Oxygenic photosynthesis sustains life on Earth by converting visible light into chemical energy. Cyanobacteria are the main responsible for the oxygenation of our atmosphere. They populate a huge variety of environments, ranging from hot springs to marine and fresh waters, from soil crusts to polar icecaps and are therefore invaluable primary producers in many ecosystems.
Cyanobacteria, as well as algae and plants, use their chlorophyll-reach photosystems to carry out the first steps of the light to chemical energy transduction. Photosystems are membrane-embedded complexes of proteins, pigments and electron carriers that harvest light and use its energy to drive charge separation. The latter event, similar to what happens at the poles of a battery, triggers all following photosynthetic electrochemical reactions. Due to their light-dependency, the rate of these processes increases concomitantly with the number of absorbed photons. Not all solar photons, however, are equally effective at powering these reactions and photosynthetic yields substantially drop in the infra-red spectral region. This is the reason why oxygenic photosynthesis relies near universally on chlorophyll a, the well-known green pigment absorbing light in the 400-700 nm range (which roughly corresponds to the visible light spectrum). As a result, the wavelengths above 700 nm, representing over 50% of the total solar irradiance, remain largely unutilized. The spectral restrictions imposed by the use of chlorophyll a can be particularly limiting under the shade of a dense plant canopy, where most visible light is absorbed by the upper leaves. Therefore, pushing the light-harvesting capacity beyond these natural limits represents an appealing approach for increasing biomass yields.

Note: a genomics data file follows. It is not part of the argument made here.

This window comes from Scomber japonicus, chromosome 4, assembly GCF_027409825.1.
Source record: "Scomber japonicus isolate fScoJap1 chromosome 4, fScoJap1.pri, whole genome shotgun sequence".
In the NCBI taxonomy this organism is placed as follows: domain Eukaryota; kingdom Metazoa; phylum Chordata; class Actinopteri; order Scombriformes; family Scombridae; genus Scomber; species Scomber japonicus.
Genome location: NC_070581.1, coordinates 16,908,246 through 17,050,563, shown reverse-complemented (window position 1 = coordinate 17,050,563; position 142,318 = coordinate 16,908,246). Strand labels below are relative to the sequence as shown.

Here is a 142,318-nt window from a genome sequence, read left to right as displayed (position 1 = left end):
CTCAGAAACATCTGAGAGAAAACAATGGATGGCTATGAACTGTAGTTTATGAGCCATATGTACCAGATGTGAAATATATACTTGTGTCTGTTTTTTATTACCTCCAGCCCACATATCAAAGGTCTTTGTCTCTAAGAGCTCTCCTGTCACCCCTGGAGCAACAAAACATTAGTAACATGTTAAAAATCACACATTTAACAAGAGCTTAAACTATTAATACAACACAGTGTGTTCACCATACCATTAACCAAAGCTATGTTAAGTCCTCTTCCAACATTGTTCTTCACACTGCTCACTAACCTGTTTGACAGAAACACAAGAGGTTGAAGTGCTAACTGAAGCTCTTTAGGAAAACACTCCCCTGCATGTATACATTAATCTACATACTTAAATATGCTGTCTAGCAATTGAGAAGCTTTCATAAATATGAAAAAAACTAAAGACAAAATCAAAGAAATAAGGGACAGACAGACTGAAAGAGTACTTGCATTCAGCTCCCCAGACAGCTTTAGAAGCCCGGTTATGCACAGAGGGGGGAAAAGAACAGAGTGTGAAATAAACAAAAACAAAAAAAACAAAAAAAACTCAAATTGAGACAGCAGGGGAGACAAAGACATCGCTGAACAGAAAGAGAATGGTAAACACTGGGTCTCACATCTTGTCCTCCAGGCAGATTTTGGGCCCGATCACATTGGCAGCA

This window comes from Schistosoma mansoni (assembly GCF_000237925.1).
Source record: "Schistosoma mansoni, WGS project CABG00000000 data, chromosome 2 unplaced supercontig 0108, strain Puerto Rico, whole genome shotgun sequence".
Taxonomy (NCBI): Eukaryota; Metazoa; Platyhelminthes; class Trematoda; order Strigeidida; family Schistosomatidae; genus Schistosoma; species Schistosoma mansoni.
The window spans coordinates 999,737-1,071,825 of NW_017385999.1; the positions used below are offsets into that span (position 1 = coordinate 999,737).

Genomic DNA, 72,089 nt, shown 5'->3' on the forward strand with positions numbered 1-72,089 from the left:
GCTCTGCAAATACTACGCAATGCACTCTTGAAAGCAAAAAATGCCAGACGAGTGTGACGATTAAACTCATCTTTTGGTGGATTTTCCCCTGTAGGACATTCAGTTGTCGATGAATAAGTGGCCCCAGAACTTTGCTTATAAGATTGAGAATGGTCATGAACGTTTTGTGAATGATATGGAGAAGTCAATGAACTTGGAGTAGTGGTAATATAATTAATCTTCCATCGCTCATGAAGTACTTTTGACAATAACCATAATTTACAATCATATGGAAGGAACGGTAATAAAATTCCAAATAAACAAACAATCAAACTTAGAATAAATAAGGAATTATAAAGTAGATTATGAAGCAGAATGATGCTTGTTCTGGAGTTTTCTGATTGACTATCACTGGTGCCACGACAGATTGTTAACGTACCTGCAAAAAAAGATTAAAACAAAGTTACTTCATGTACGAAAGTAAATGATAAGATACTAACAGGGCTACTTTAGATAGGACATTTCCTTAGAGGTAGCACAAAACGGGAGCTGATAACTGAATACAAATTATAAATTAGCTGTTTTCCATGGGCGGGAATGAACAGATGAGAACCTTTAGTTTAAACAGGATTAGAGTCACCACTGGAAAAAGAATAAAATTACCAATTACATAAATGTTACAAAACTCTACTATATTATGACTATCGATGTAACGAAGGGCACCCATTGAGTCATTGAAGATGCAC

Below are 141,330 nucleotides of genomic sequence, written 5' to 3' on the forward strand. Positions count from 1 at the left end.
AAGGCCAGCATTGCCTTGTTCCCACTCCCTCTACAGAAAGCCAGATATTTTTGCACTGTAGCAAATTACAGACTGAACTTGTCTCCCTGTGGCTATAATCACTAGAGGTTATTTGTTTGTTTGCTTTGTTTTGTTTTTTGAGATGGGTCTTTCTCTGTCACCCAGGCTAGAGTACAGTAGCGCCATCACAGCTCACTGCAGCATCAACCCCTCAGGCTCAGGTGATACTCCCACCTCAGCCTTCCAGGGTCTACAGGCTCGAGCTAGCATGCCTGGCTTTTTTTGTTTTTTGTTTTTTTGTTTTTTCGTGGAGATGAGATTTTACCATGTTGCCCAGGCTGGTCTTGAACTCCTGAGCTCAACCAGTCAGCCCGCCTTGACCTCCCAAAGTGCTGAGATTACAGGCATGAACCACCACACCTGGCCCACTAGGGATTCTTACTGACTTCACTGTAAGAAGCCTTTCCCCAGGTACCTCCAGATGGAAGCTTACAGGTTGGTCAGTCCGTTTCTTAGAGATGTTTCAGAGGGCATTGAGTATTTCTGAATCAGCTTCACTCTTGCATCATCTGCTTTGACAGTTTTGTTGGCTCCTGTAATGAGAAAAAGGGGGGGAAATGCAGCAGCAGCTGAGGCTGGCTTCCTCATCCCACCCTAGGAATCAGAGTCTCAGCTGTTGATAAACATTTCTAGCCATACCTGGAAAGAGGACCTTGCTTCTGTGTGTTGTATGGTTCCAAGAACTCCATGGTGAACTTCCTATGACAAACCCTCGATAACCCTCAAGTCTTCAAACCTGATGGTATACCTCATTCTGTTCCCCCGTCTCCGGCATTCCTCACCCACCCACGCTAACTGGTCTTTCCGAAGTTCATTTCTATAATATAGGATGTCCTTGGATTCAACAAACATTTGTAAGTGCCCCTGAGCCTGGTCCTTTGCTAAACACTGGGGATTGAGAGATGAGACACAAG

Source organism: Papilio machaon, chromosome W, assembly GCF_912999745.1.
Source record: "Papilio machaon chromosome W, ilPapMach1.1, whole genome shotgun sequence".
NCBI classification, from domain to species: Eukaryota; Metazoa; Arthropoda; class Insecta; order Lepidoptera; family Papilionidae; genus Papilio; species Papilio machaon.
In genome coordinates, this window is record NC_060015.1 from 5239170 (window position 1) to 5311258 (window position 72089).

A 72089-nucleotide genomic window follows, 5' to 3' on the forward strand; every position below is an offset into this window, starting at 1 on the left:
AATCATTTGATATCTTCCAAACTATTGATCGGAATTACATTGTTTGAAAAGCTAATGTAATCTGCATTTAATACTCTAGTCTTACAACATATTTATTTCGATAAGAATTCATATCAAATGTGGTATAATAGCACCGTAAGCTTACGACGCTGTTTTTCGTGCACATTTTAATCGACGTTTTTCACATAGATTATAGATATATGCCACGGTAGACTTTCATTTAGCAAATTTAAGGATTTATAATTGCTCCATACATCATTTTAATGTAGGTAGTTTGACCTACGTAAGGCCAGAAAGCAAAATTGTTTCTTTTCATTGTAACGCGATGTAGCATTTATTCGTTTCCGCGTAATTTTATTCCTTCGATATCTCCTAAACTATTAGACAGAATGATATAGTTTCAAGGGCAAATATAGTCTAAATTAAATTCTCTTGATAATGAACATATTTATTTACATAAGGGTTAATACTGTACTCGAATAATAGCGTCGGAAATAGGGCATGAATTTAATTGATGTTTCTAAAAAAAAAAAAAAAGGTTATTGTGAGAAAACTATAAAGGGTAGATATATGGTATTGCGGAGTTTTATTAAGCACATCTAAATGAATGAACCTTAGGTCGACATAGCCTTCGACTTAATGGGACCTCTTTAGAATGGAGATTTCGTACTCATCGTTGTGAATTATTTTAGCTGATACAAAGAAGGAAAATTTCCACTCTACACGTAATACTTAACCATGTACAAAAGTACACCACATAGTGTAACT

An intuitive strategy for extending the photosynthetic active spectrum is to select pigments absorbing at longer wavelengths (or, equivalently, lower energies) than chlorophyll a. In this respect, a lesson from nature comes from some recently discovered cyanobacterial species that populate deep shaded environments. These strains can adapt to use the longer wavelength “leftover” light by remodeling their photosynthetic apparatus and synthesizing a different pigment, chlorophyll f. Though chlorophyll f makes these cyanobacteria capable of capturing photons with wavelengths between 700-800 nm, very little was known so far about its impact on the photosynthetic performances. This information is essential if we wish to introduce this pigment into other organisms, such as plants and algae, to expand their light-harvesting capacity.
In this work, by studying the ultra-fast processes that follow light absorption by the photosystems (typically on a sub-nanosecond timescale), we found that the presence of chlorophyll f slows down charge separation. Although this can sometimes reduce the efficiency of the photosystems, the use of chlorophyll f remains beneficial in shaded environments that are highly enriched in low-energy photons, where chlorophyll a would hardly absorb any light. This finding proves that the use of chlorophyll f is a viable strategy for extending the absorption spectrum of engineered crops. Our analyses also shed light on the structural and energetic reasons behind the reduced performances of chlorophyll f-containing photosystems. This way, we provide a starting point for the rational design of new photosynthetic units that is required to achieve the desired high biomass yields.
To read the full story, please check our publication on Nature Plants at the link: https://www.nature.com/articles/s41477-020-0718-z
 Gisriel, C. et al. The structure of Photosystem I acclimated to far-red light illuminates an ecologically important acclimation process in photosynthesis. Sci. Adv. 6, eaay6415 (2020).
 Gan, F. & Bryant, D. A. Adaptive and acclimative responses of cyanobacteria to far-red light. Environ. Microbiol. 17, 3450–3465 (2015).